Indian Distilleries and Breweries hopes to expand to Zimbabwe halted by RBZ

NV Group Chairman Ashok Jain (sitting) and his CEO son, Varun, have global ambitions.
Spread the love

The company, which is led by Indian businessman Ashok Jain, was reported in local press to want the loan to assist in creating a large-scale sugarcane ethanol production project in Zimbabwe.

The RBZ’s decision reportedly follows Jain’s recent legal troubles in India as well as NV Distilleries initially making a request for a US$100 million loan at a subsidised rate back in October 2021 with a proposal that also asked for government support, as well as free land, import duty exemptions, and a capital subsidy.

However, by July 2022, NV Distilleries was reported to have increased its credit request to US$125 million, citing a US$165 million line of credit extended by the Indian government to Zimbabwe.

A letter by Jain stated: “We were requesting for the issuance of a standby line of credit (SBLC) for US$100 million in favour of an Indian bank associated with the government of Zimbabwe at a subsidised rate of interest by any bank in Zimbabwe. Please note that this letter serves as a follow up to the same request which we are now seeking your indulgence to have it increased to US$125 million. It is our understanding that a line of credit of US$165 million was extended by the Indian government to the Zimbabwean government.”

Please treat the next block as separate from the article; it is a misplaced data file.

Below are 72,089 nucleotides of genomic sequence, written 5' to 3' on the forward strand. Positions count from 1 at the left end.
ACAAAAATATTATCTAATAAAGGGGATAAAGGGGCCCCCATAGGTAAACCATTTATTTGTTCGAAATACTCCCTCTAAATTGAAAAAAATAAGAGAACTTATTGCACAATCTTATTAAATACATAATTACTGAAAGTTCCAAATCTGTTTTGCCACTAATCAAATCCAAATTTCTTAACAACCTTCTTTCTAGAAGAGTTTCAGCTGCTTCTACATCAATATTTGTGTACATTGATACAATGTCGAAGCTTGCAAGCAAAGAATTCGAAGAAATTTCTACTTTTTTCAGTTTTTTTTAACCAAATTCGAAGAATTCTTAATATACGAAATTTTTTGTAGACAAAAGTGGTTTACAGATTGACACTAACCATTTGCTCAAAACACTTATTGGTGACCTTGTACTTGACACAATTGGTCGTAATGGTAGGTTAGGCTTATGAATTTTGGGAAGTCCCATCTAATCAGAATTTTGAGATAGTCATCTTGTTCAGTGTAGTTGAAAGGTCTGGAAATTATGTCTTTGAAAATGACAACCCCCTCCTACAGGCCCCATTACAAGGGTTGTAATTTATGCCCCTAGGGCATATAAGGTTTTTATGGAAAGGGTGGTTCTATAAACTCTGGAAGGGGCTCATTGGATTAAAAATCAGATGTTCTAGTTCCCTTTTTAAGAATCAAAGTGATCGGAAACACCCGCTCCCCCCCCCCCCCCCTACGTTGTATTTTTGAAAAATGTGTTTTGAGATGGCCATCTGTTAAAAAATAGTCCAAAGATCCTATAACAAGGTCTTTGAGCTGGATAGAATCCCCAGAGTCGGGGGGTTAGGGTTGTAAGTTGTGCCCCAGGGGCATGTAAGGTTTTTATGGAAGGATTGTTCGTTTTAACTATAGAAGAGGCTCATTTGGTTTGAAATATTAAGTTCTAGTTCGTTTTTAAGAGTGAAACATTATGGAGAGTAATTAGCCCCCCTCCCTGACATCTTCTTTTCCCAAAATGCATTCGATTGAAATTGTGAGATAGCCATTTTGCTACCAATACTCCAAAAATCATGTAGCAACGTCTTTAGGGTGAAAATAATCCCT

ProWine Singapore and db present: A Celebration of Sustainability

Jain’s letter outlined his plans and made a plea for the funds to be released to assist in the expansion. He said: “As a background, NV Distilleries and Breweries (Pvt) Ltd signed a contract with ARDA Zimbabwe in March 2022 during the Dubai Expo for growing sugarcane and Installing a sugarcane milling plant to produce sugar and ethanol. A brewery for alcohol and a distillery for whiskey, rum, gin and vodka will also be installed. We humbly request your intervention in the finalisation of the matter so that we can earnestly begin our operations in Zimbabwe.”

Despite this, the RBZ has said it has no knowledge of such an Indian credit line and could not support the request without backing.

In a letter from RBZ governor John Mangudya, he explained: “Please kindly be advised that the bank is not privy to the US$165 million fine of credit that was extended to the Zimbabwean government by the Indian government. Under these circumstances, we would like to advise that without such a support, we have no capacity to support the issuance of the required US$125 million Standby Letter of Credit.”

Speculation among local reports have suggested that the RBZ’s cautious approach could be based on the lack of confirmation regarding the Indian credit line. Additionally, Jain’s legal issues in India have been predicted to have “played a role in the bank’s decision”.

Prior to this denial, NV Distilleries had already promised to establish a sugarcane plantation, as well as a milling plant for sugar and ethanol production, and a distillery for various alcoholic drinks. The company also allegedly claimed the project would create more than 3,000 jobs and positively contribute to Zimbabwe’s local economy.

Irrespective of this, the RBZ’s position has indicated its cautious approach to issuing credit to large projects from foreign companies that are already facing legal challenges in home markets.

Source: The Drink Business